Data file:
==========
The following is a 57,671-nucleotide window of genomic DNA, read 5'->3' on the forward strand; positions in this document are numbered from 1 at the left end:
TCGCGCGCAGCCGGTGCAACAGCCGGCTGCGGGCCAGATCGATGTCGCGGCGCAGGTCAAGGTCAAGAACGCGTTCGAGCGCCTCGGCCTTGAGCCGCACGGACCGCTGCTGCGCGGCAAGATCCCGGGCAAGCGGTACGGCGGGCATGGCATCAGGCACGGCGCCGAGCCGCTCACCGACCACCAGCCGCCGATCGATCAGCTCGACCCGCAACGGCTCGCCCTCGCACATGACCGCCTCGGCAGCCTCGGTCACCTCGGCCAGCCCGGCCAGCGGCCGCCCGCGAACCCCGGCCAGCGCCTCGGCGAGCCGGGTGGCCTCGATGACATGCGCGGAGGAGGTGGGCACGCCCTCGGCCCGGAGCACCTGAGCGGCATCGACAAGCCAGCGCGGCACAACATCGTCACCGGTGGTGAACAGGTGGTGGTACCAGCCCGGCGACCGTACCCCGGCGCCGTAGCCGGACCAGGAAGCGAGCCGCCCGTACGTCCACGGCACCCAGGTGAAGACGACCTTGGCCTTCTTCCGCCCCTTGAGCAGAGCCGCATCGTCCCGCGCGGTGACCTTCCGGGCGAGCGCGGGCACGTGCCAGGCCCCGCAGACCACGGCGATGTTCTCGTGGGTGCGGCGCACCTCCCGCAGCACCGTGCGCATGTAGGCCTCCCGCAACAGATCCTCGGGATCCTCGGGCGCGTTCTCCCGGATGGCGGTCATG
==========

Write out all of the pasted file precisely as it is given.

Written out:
The following is a 57,671-nucleotide window of genomic DNA, read 5'->3' on the forward strand; positions in this document are numbered from 1 at the left end:
TCGCGCGCAGCCGGTGCAACAGCCGGCTGCGGGCCAGATCGATGTCGCGGCGCAGGTCAAGGTCAAGAACGCGTTCGAGCGCCTCGGCCTTGAGCCGCACGGACCGCTGCTGCGCGGCAAGATCCCGGGCAAGCGGTACGGCGGGCATGGCATCAGGCACGGCGCCGAGCCGCTCACCGACCACCAGCCGCCGATCGATCAGCTCGACCCGCAACGGCTCGCCCTCGCACATGACCGCCTCGGCAGCCTCGGTCACCTCGGCCAGCCCGGCCAGCGGCCGCCCGCGAACCCCGGCCAGCGCCTCGGCGAGCCGGGTGGCCTCGATGACATGCGCGGAGGAGGTGGGCACGCCCTCGGCCCGGAGCACCTGAGCGGCATCGACAAGCCAGCGCGGCACAACATCGTCACCGGTGGTGAACAGGTGGTGGTACCAGCCCGGCGACCGTACCCCGGCGCCGTAGCCGGACCAGGAAGCGAGCCGCCCGTACGTCCACGGCACCCAGGTGAAGACGACCTTGGCCTTCTTCCGCCCCTTGAGCAGAGCCGCATCGTCCCGCGCGGTGACCTTCCGGGCGAGCGCGGGCACGTGCCAGGCCCCGCAGACCACGGCGATGTTCTCGTGGGTGCGGCGCACCTCCCGCAGCACCGTGCGCATGTAGGCCTCCCGCAACAGATCCTCGGGATCCTCGGGCGCGTTCTCCCGGATGGCGGTCATG